Triton's larger competitors, Diebold Inc. of Canton, Ohio, and NCR Corp. of Dayton, Ohio, which have in recent years dominated the banking market, have been slow to adapt for the off-premises sector, Mr. Paull said. NCR and Diebold must also make year-2000 conversion adjustments, whereas the younger Triton has made compliant machines from day one, he said.
Today there are more than 30,000 Triton ATMs in retail locations, mostly in the United States and Canada. The company has just begun to penetrate some smaller Latin American countries, and Europe is its next frontier. According to The Nilson Report, an industry newsletter published in Oxnard, Calif., Triton has been the third-largest U.S. automated teller supplier since 1995, the company's first full year of production. NCR and Diebold are ranked first and second, respectively.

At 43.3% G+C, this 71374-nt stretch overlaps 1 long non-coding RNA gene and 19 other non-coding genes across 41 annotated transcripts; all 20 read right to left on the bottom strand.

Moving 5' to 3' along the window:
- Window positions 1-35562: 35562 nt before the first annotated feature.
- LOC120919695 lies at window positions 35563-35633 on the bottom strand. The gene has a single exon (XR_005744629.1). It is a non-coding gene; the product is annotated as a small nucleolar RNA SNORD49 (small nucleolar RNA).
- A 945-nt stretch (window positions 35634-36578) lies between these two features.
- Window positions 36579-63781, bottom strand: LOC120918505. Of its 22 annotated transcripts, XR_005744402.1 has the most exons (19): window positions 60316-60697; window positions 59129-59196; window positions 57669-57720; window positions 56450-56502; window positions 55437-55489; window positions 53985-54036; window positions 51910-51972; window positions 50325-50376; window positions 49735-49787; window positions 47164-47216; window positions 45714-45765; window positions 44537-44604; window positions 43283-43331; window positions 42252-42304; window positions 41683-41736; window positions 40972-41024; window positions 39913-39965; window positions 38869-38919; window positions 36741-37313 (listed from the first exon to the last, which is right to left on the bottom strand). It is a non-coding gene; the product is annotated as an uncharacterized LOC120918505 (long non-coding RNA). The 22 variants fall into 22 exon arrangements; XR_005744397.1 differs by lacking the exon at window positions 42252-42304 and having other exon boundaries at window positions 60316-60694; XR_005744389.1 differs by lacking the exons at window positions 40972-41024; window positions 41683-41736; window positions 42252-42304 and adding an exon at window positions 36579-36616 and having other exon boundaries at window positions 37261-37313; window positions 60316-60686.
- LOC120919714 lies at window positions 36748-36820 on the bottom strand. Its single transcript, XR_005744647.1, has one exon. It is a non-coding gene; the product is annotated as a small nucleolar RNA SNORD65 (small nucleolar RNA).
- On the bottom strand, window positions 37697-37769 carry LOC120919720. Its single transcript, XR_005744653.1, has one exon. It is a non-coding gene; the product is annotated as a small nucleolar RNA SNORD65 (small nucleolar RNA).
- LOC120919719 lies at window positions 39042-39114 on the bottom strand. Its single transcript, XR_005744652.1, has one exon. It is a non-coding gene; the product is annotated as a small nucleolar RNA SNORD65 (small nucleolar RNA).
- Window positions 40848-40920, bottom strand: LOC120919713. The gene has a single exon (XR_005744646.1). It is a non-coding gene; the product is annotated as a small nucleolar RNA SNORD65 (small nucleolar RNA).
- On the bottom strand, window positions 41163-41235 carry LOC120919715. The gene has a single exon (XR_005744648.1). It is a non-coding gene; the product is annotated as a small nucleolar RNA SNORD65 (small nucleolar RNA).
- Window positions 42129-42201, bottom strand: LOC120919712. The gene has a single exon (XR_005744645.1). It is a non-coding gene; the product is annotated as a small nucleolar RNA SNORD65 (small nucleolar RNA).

Triton has been fifth in the world for the last two years. According to 1998 Nilson Report statistics, the four leaders are NCR, Diebold, Fujitsu of Japan, and Siemens Nixdorf of Germany.
Triton began focusing on international sales last year. After setting a $5 million target, Triton reported $12 million from export sales in 1998, up from $1 million in 1997. Exports represented about 15% of the company's 1998 shipments. In June, the Mississippi District Export Council named Triton the state's Exporter of the Year.
Triton sold 1,584 ATMs in Canada last year, more than any other manufacturer, said David Robertson, president of The Nilson Report.
Mr. Burdette said the "white label" automated banking machine, or ABM, is proving lucrative in Canada, where machines without bank brands are relatively new. Canadian regulations changed in mid-1997 to let retailers own and operate ATMs and impose surcharges.